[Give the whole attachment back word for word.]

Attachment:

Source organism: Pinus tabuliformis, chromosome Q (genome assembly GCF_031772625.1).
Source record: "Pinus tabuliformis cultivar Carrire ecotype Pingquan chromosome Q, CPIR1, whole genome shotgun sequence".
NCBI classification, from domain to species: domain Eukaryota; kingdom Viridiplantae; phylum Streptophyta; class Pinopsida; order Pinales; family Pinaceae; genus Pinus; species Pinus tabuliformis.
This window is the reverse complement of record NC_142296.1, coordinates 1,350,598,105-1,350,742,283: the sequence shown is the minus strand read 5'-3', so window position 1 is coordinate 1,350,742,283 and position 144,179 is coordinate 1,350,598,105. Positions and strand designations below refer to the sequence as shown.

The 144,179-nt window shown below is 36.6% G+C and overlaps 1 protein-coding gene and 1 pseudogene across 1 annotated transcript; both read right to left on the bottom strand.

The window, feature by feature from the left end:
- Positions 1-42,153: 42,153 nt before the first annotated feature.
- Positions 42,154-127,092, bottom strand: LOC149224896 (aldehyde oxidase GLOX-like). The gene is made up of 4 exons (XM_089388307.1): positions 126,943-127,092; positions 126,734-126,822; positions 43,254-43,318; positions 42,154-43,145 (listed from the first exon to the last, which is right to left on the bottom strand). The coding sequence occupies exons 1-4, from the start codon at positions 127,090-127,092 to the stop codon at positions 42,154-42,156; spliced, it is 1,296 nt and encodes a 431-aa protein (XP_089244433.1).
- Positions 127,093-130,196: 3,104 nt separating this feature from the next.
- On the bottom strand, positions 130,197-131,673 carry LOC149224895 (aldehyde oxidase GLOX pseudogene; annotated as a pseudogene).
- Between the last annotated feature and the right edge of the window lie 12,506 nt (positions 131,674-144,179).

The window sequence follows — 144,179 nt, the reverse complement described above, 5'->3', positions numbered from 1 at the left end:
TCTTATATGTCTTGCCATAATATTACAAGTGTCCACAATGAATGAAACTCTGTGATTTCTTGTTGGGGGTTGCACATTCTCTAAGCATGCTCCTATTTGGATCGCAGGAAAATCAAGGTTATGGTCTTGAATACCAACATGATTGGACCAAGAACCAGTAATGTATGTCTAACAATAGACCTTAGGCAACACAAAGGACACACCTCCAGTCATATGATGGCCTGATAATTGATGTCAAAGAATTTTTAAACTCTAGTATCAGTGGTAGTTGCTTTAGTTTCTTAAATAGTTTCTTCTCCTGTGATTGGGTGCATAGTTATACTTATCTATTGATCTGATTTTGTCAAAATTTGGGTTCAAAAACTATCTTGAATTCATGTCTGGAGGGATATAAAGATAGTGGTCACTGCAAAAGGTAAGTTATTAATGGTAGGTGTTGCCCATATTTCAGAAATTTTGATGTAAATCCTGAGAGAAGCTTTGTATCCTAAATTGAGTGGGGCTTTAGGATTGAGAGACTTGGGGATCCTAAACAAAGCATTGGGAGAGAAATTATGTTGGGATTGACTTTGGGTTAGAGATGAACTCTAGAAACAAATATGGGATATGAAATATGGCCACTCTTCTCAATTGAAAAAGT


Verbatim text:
Source organism: Pinus tabuliformis, chromosome Q (genome assembly GCF_031772625.1).
Source record: "Pinus tabuliformis cultivar Carrire ecotype Pingquan chromosome Q, CPIR1, whole genome shotgun sequence".
NCBI classification, from domain to species: domain Eukaryota; kingdom Viridiplantae; phylum Streptophyta; class Pinopsida; order Pinales; family Pinaceae; genus Pinus; species Pinus tabuliformis.
This window is the reverse complement of record NC_142296.1, coordinates 1,350,598,105-1,350,742,283: the sequence shown is the minus strand read 5'-3', so window position 1 is coordinate 1,350,742,283 and position 144,179 is coordinate 1,350,598,105. Positions and strand designations below refer to the sequence as shown.

The 144,179-nt window shown below is 36.6% G+C and overlaps 1 protein-coding gene and 1 pseudogene across 1 annotated transcript; both read right to left on the bottom strand.

The window, feature by feature from the left end:
- Positions 1-42,153: 42,153 nt before the first annotated feature.
- Positions 42,154-127,092, bottom strand: LOC149224896 (aldehyde oxidase GLOX-like). The gene is made up of 4 exons (XM_089388307.1): positions 126,943-127,092; positions 126,734-126,822; positions 43,254-43,318; positions 42,154-43,145 (listed from the first exon to the last, which is right to left on the bottom strand). The coding sequence occupies exons 1-4, from the start codon at positions 127,090-127,092 to the stop codon at positions 42,154-42,156; spliced, it is 1,296 nt and encodes a 431-aa protein (XP_089244433.1).
- Positions 127,093-130,196: 3,104 nt separating this feature from the next.
- On the bottom strand, positions 130,197-131,673 carry LOC149224895 (aldehyde oxidase GLOX pseudogene; annotated as a pseudogene).
- Between the last annotated feature and the right edge of the window lie 12,506 nt (positions 131,674-144,179).

The window sequence follows — 144,179 nt, the reverse complement described above, 5'->3', positions numbered from 1 at the left end:
TCTTATATGTCTTGCCATAATATTACAAGTGTCCACAATGAATGAAACTCTGTGATTTCTTGTTGGGGGTTGCACATTCTCTAAGCATGCTCCTATTTGGATCGCAGGAAAATCAAGGTTATGGTCTTGAATACCAACATGATTGGACCAAGAACCAGTAATGTATGTCTAACAATAGACCTTAGGCAACACAAAGGACACACCTCCAGTCATATGATGGCCTGATAATTGATGTCAAAGAATTTTTAAACTCTAGTATCAGTGGTAGTTGCTTTAGTTTCTTAAATAGTTTCTTCTCCTGTGATTGGGTGCATAGTTATACTTATCTATTGATCTGATTTTGTCAAAATTTGGGTTCAAAAACTATCTTGAATTCATGTCTGGAGGGATATAAAGATAGTGGTCACTGCAAAAGGTAAGTTATTAATGGTAGGTGTTGCCCATATTTCAGAAATTTTGATGTAAATCCTGAGAGAAGCTTTGTATCCTAAATTGAGTGGGGCTTTAGGATTGAGAGACTTGGGGATCCTAAACAAAGCATTGGGAGAGAAATTATGTTGGGATTGACTTTGGGTTAGAGATGAACTCTAGAAACAAATATGGGATATGAAATATGGCCACTCTTCTCAATTGAAAAAGT